Unless a study is done with participants who are selected heavily for numeracy and fluency in probabilities, I would not interpret stated probabilities literally as a numerical representation of their beliefs, especially near the extremes of the scale. People are giving an answer that vaguely feels like it matches the degree of unlikeliness that they feel, but they don't have that clear a sense of what (e.g.) a probability of 1/100 means. That's why studies can get such drastically different answers depending on the response format, and why (I predict) eff... (read more)

Public Opinion about Existential Risk

That can be tested on these data, just by looking at the first of the 3 questions that each participant got, since the post says that "Participants were asked about the likelihood of humans going extinct in 50, 100, and 500 years (presented in a random order)."

I expect that there was a fair amount of scope insensitivity. e.g., That people who got the "probability of extinction within 50 years" question first gave larger answers to the other questions than people who got the "probability of extinction within 500 years" question first.

1RandomEA4y
Do you know if this platform allows participants to go back? (I assumed it did, which is why I thought a separate study would be necessary.)
EA Survey 2017 Series: Donation Data

I agree that asking about 2016 donations in early 2017 is an improvement for this. If future surveys are just going to ask about one year of donations then that's pretty much all you can do with the timing of the survey.

In the meantime, it is pretty easy to filter the data accordingly -- if you look only at donations made by EAs who stated that they joined on 2014 or before, the median donation is $1280.20 for 2015 and $1500 for 2016.

This seems like a better way to do the analyses. I think that the post would be more informative & easier to inter... (read more)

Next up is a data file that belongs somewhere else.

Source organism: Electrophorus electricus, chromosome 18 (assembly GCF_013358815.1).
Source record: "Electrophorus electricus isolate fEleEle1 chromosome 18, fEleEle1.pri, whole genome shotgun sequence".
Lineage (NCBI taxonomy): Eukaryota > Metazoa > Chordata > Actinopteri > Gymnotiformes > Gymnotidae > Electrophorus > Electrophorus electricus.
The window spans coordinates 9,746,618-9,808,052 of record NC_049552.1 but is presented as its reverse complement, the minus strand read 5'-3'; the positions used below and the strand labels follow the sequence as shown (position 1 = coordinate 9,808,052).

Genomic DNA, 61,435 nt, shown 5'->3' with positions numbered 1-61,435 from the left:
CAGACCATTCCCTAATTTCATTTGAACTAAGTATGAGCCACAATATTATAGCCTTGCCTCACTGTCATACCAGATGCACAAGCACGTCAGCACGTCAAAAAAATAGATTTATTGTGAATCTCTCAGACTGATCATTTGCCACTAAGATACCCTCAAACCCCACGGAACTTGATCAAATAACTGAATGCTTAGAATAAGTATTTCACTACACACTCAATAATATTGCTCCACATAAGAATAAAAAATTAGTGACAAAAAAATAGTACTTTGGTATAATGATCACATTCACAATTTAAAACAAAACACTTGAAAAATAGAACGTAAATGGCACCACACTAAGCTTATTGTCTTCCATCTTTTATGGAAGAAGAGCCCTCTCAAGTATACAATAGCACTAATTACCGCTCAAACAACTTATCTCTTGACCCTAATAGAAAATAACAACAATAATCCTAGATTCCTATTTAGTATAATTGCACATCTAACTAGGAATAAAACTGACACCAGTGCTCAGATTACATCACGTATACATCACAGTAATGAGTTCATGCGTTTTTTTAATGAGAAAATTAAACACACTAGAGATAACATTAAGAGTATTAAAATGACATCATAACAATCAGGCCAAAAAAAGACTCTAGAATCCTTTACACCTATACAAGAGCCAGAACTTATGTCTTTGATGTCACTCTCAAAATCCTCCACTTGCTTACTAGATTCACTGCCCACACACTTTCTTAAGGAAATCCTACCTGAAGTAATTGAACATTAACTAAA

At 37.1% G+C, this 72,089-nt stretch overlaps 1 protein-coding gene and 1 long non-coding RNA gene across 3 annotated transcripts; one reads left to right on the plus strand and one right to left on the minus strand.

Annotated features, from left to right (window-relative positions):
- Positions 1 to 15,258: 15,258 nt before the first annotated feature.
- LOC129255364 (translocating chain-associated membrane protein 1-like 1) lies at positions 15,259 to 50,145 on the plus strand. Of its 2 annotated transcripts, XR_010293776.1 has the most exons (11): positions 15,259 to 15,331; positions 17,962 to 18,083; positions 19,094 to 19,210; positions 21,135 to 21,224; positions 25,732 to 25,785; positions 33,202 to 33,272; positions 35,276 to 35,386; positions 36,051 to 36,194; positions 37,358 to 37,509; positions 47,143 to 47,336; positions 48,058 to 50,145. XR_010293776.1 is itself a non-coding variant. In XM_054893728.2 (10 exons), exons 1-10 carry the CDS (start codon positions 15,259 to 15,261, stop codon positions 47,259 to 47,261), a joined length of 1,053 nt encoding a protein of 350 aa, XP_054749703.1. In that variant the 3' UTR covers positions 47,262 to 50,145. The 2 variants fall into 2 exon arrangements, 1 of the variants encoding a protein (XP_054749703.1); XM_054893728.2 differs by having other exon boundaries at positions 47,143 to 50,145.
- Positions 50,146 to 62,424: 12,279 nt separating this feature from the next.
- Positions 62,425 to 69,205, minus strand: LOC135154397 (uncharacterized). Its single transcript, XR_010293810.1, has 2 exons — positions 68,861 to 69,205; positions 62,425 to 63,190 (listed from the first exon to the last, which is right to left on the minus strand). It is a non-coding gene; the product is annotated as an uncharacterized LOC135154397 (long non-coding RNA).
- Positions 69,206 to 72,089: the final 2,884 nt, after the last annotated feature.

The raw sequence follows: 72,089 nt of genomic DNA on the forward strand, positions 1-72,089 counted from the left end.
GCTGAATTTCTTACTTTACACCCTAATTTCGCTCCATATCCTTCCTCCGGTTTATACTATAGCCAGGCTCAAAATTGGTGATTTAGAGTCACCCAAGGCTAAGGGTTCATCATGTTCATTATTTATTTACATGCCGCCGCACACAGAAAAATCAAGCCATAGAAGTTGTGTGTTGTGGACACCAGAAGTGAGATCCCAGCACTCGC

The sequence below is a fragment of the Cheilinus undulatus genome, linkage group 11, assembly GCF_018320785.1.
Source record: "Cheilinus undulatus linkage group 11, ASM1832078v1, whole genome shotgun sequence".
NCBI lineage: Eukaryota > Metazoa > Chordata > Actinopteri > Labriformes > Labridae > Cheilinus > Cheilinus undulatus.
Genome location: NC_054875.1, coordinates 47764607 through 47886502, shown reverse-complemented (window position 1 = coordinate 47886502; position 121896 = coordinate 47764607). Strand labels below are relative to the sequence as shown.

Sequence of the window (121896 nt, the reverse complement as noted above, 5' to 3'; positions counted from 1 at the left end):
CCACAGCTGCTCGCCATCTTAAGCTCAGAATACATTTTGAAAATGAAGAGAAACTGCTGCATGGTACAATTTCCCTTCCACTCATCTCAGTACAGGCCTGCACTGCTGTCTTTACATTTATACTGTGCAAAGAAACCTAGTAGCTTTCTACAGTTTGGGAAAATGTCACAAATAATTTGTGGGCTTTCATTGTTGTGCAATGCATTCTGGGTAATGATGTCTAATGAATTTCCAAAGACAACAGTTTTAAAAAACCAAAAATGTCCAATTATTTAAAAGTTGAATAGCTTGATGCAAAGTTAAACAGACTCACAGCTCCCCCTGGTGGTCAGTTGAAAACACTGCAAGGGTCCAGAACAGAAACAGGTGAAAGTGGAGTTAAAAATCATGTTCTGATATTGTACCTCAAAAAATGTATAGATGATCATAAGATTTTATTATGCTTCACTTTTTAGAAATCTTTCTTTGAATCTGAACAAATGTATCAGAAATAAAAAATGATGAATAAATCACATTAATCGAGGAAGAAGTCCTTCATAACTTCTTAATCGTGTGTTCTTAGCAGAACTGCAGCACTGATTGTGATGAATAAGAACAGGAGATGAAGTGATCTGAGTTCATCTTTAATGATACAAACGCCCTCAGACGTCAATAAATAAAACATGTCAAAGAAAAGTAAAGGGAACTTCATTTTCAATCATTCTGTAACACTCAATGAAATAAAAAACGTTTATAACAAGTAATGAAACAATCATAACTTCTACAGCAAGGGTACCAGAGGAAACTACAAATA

2Peter Wildeford5y
The median 2016 reported donation total of people who joined on 2015 or before was $655. We'll talk amongst the team about if we want to update the post or not. Thanks!
EA Survey 2017 Series: Donation Data

It is also worth noting that the survey was asking people who identify as EA in 2017 how much they donated in 2015 and 2016. These people weren't necessarily EAs in 2015 or 2016.

Looking at the raw data of when respondents said that they first became involved in EA, I'm getting that:

7% became EAs in 2017
28% became EAs in 2016
24% became EAs in 2015
41% became EAs in 2014 or earlier

(assuming that everyone who took the "Donations Only" survey became an EA before 2015, and leaving out everyone else who didn't answer the question about when they bec... (read more)

2Peter Wildeford5y
You're right there's a long lag time between asking about donations and the time of the donations... for the most part this is unavoidable, though we're hoping to time the survey much better in the future (asking only about one year of donations and asking just a month or two after the year is over). This will come with better organization in our team. In the meantime, it is pretty easy to filter the data accordingly -- if you look only at donations made by EAs who stated that they joined on 2014 or before, the median donation is $1280.20 for 2015 and $1500 for 2016.
EA Survey 2017 Series: Distribution and Analysis Methodology

This year, a “Donations Only” version of the survey was created for respondents who had filled out the survey in prior years. This version was shorter and could be linked to responses from prior years if the respondent provided the same email address each year.

Are these data from prior surveys included in the raw data file, for people who did the Donations Only version this year? At the bottom of the raw data file I see a bunch of entries which appear not to have any data besides income & donations - my guess is that those are either all the people who took the Donations Only version, or maybe just the ones who didn't provide an email address that could link their responses.

1Peter Wildeford5y
All the raw data for all the surveys for all the years are here: https://github.com/peterhurford/ea-data/tree/master/data [https://github.com/peterhurford/ea-data/tree/master/data]. We have not yet published a longitudinal linked dataset for 2017, but will publish that soon. Those are the people who took the Donations Only version.